Investing in Constant Innovation: Q&A with Wafik Bardissi, Chairman and CEO, Minapharm Pharmaceuticals
Despite political unrest over the last five years, the pharma sector has witnessed significant growth, driven by the large population and high demand. Consumption of innovative pharmaceuticals and complex recombinant or genetically engineered products, however, is incompatible with demand, due to the cost of sophisticated products and multinationals’ interest in importing them, rather than transferring know-how. The lack of regulation on imports of finished products jeopardises the industry’s medium- and long- term future. The government does offer incentives for Egyptian-manufactured products but without a strategy to encourage innovation, the importation of expensive finished products is likely to continue. Aside from the economic burden, this could limit access to modern medications that contribute to the quality and duration of human life.
On competitive advantages
From the start, we partnered with global leaders to manufacture and market branded products and advanced formulations. Capitalising on the success of [our] pharma business, we began genetic engineering early on, via a joint venture with a European biotech company, which created an R&D team of young, talented Egyptian scientists and their German counterparts. We manufactured and launched complex recombinant products, in one case leading to a six-fold price reduction versus a similar import.
The introduction of a culture of innovation and R&D demanded strategic and intelligent managerial decisions, with alternating attitudes to risk.
Making innovation affordable required higher levels of challenge and change. We’ve led a 15-year transformation to organisational intelligence, so every stakeholder understands innovation is incomplete until it contributes to an affordable product. The complex, evolutionary nature of [our] business model posts ongoing risks to its sustainability.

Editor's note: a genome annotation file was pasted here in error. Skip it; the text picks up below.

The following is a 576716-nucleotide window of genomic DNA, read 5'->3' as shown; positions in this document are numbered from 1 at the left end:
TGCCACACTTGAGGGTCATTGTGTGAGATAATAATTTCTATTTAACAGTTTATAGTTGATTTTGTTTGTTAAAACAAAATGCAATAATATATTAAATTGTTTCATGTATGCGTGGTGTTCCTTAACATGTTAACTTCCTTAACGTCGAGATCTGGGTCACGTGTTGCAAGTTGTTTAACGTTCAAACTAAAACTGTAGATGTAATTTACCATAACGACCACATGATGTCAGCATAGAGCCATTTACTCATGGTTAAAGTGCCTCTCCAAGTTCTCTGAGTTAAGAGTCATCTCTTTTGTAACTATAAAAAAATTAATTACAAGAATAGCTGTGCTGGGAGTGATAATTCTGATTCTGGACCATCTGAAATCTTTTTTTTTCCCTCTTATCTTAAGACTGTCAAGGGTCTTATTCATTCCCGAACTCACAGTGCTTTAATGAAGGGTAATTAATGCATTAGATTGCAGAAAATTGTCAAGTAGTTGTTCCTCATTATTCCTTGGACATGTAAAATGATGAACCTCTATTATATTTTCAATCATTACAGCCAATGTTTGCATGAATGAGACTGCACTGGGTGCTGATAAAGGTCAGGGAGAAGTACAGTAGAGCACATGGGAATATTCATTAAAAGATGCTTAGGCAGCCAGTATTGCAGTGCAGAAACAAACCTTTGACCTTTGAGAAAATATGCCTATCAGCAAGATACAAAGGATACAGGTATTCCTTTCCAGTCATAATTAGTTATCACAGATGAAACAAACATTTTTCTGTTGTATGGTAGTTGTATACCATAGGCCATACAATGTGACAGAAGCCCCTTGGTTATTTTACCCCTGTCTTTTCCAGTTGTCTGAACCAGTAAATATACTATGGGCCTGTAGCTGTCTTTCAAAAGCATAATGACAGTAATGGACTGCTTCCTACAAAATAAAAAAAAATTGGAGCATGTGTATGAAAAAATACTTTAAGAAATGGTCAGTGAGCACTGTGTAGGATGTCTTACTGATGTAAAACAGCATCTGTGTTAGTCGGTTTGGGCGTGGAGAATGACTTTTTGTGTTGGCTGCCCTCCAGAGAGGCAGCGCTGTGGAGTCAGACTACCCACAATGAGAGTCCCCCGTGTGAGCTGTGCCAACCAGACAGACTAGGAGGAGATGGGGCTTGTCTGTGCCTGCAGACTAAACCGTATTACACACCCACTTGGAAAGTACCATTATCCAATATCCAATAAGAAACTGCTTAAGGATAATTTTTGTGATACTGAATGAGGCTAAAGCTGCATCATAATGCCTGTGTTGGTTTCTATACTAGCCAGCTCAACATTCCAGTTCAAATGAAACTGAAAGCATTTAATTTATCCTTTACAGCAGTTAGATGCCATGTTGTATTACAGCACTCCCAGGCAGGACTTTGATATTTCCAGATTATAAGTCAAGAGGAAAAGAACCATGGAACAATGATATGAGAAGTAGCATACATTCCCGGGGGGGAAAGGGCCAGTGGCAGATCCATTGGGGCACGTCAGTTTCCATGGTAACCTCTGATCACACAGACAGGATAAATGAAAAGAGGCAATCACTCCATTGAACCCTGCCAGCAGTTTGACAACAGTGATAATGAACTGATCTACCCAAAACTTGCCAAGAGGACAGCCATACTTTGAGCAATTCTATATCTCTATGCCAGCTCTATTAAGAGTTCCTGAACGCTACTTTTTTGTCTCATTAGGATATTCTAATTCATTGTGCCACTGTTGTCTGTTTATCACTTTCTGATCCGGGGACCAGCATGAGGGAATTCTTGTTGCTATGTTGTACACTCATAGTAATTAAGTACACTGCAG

On sustaining growth
In 2010, Minapharm acquired ProBioGen, the Berlin-based cellular engineering specialist and global provider of intelligent proprietary technologies. This attracted tremendous interest in Europe. For the first time, the buyer of an established, leading European biotech enterprise was from the emerging part of our world. Not only did this consolidate our biotech business and contribute to ensuring its sustainability, it provided a visionary cooperation platform to use German know-how to develop and market innovative, affordable medicines, including modern immunotherapies, for resource-limited companies. While synergy projects drive technology transfer between Cairo and Berlin, investments in new facilities in each cityaim to grow both businesses. Minapharm gives its German subsidiary free reign to strengthen its customer base, including large pharma players worldwide. From a regional technology-driven manufacturer of affordable complex medicines, Minapharm has transformed into a global provider of intelligent technologies to the biotech industry.
On quality systems
Our partnership network, including world leaders in the industry as licensors and licensees, has made a strong contribution to our quality systems. All our products and manufacturing technologies are embedded in a total quality-management system to assure compliance with international ISO and GMP standards (EMA/ FDA). Our history has much in common with Egypt’s. We have been subject to the same stress tests and shown outstanding resilience. This in itself is a great achievement.
Establishing an Egyptian research community that specialises in process R&D technologies and has launched complex therapeutic proteins is a milestone in Egypt’s pharmaceuticals history. [Our] business model has grown in an emerging market and is positioned globally. We have acquired intelligent biopharmaceutical solutions to focus on affordability. Viewing technologies for human medical needs as potentially intelligent is the management approach to implementing our corporate vision.